Rockwell B-1B Lancer Bomber (variable-geometry) 1983 148,000 kg (326,000 lb) 181.2 m2 (1,950 sq ft) 818 168
Boeing 777 Airliner (wide-body) 1995 247,200 kg (545,000 lb) 427.8 m2 (4,605 sq ft) 578 118
Boeing 747 Airliner (wide-body) 1970 333,000 kg (734,000 lb) 511 m2 (5,500 sq ft) 652 134
Airbus A380 Airliner (wide-body) 2007 575,000 kg (1,268,000 lb) 845 m2 (9,100 sq ft) 680 140

Effect on performance

Wing loading is a useful measure of the stalling speed of an aircraft. Wings generate lift owing to the motion of air around the wing. Larger wings move more air, so an aircraft with a large wing area relative to its mass (i.e., low wing loading) will have a lower stalling speed. Therefore, an aircraft with lower wing loading will be able to take off and land at a lower speed (or be able to take off with a greater load). It will also be able to turn at a greater rate.

Effect on takeoff and landing speeds

The lift force L on a wing of area A, traveling at true airspeed v is given by


where ρ is the density of air and CL is the lift coefficient. The lift coefficient is a dimensionless number which depends on the wing cross-sectional profile and the angle of attack.[9] At steady flight, neither climbing nor diving, the lift force and the weight are equal. With L/A = Mg/A =WSg, where M is the aircraft mass, WS = M/A the wing loading (in mass/area units, i.e. lb/ft2 or kg/m2, not force/area) and g the acceleration due to gravity, that equation gives the speed v through[10]


As a consequence, aircraft with the same CL at takeoff under the same atmospheric conditions will have takeoff speeds proportional to . So if an aircraft's wing area is increased by 10% and nothing else is changed, the takeoff speed will fall by about 5%. Likewise, if an aircraft designed to take off at 150 mph grows in weight during development by 40%, its takeoff speed increases to = 177 mph.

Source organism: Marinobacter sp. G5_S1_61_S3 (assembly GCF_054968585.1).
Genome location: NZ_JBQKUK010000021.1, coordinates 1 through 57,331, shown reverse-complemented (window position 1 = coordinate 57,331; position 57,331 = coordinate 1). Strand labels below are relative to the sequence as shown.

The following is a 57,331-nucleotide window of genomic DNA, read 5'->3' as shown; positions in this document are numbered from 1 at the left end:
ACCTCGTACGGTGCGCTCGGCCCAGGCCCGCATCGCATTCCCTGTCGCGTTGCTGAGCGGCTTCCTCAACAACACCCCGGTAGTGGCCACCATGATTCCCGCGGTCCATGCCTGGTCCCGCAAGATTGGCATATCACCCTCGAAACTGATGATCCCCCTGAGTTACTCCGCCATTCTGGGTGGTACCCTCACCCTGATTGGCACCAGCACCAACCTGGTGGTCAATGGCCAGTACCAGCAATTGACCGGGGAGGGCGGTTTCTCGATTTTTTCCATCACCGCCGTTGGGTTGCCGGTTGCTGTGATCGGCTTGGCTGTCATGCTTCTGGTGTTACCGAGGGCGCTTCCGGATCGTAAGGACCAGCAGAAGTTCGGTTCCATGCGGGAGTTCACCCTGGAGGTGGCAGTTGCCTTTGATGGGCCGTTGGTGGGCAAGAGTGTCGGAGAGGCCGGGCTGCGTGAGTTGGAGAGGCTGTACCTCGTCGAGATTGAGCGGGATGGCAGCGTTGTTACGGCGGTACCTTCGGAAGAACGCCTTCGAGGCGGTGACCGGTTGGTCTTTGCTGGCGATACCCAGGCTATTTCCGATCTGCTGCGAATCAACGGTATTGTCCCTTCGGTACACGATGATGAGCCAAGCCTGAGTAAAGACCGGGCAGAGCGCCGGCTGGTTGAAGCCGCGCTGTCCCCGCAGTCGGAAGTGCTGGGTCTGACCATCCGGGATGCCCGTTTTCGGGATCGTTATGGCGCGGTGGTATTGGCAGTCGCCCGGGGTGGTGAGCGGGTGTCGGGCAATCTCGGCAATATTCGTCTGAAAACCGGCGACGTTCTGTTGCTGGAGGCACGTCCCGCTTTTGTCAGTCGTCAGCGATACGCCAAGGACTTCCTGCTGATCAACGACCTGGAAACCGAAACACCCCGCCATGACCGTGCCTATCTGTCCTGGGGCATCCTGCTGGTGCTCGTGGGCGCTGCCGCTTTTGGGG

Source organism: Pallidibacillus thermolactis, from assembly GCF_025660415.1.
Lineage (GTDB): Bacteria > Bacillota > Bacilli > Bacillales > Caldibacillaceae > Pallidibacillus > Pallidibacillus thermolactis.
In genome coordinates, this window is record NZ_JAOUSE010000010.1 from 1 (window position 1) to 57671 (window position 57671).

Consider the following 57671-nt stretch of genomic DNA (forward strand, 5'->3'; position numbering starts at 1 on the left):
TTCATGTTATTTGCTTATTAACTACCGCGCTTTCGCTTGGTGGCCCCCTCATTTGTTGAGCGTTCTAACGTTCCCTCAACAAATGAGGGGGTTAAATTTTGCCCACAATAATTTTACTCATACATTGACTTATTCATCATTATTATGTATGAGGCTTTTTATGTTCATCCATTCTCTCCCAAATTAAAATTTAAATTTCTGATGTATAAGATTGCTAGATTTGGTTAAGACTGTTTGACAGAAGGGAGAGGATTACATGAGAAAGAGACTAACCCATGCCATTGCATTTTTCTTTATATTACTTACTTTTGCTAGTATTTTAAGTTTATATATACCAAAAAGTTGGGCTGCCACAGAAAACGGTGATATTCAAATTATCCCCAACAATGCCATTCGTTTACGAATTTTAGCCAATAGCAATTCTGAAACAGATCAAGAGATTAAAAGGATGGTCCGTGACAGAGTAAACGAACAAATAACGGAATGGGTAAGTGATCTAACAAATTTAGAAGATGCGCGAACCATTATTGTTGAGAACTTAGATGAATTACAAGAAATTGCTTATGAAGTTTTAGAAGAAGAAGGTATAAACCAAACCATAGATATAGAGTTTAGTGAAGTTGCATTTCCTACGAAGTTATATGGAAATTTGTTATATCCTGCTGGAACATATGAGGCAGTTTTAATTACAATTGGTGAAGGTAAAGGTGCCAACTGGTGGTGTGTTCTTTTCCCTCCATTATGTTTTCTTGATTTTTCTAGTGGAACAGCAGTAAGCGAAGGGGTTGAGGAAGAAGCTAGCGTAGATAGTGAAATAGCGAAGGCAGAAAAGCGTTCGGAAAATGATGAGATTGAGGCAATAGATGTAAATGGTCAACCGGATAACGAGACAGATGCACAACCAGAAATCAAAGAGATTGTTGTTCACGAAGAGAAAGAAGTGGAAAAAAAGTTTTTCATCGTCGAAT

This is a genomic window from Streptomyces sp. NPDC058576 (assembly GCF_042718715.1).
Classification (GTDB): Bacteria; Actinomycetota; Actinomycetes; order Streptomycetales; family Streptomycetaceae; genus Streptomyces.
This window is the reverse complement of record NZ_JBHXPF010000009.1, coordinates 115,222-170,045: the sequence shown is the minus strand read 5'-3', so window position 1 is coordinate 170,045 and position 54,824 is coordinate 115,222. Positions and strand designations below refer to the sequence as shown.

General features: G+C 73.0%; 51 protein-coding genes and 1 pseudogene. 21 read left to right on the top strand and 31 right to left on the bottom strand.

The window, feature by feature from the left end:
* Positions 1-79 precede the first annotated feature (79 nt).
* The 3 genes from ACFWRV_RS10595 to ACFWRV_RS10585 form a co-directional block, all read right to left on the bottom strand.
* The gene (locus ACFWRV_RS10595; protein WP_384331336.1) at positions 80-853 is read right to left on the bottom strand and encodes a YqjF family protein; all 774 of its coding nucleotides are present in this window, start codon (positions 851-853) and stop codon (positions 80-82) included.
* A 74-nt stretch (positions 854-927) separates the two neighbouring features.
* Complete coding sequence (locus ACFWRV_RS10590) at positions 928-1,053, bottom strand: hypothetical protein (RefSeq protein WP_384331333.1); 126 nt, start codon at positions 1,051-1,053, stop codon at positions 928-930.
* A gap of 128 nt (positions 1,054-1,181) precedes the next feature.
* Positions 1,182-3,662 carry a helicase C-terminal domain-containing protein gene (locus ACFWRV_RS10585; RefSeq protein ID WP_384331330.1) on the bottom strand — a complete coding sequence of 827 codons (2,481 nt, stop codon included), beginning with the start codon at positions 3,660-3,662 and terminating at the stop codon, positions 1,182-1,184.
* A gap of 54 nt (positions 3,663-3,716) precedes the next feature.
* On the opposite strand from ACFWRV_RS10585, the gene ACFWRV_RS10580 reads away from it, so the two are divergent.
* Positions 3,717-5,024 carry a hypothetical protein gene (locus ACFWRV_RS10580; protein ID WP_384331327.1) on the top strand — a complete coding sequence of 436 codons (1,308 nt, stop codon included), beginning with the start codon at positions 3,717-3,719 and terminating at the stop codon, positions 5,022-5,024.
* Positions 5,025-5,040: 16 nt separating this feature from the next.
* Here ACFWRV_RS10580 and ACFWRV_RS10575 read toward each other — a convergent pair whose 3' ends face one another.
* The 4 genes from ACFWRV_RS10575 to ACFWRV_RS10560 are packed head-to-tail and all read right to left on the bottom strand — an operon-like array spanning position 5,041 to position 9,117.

Some flyers rely on their muscle power to gain speed for takeoff over land or water. Ground nesting and water birds have to be able to run or paddle at their takeoff speed before they can take off. The same is true for a hang glider pilot, though they may get assistance from a downhill run. For all these, a low WS is critical, whereas passerines and cliff dwelling birds can get airborne with higher wing loadings.

Effect on turning performance

To turn, an aircraft must roll in the direction of the turn, increasing the aircraft's bank angle. Turning flight lowers the wing's lift component against gravity and hence causes a descent. To compensate, the lift force must be increased by increasing the angle of attack by use of up elevator deflection which increases drag. Turning can be described as 'climbing around a circle' (wing lift is diverted to turning the aircraft) so the increase in wing angle of attack creates even more drag. The tighter the turn radius attempted, the more drag induced; this requires that power (thrust) be added to overcome the drag. The maximum rate of turn possible for a given aircraft design is limited by its wing size and available engine power: the maximum turn the aircraft can achieve and hold is its sustained turn performance. As the bank angle increases so does the g-force applied to the aircraft, this having the effect of increasing the wing loading and also the stalling speed. This effect is also experienced during level pitching maneuvers.[11]

Load factor varying with altitude at 50 or 100 lb/sq ft
Load factor varying with altitude at 50 or 100 lb/sq ft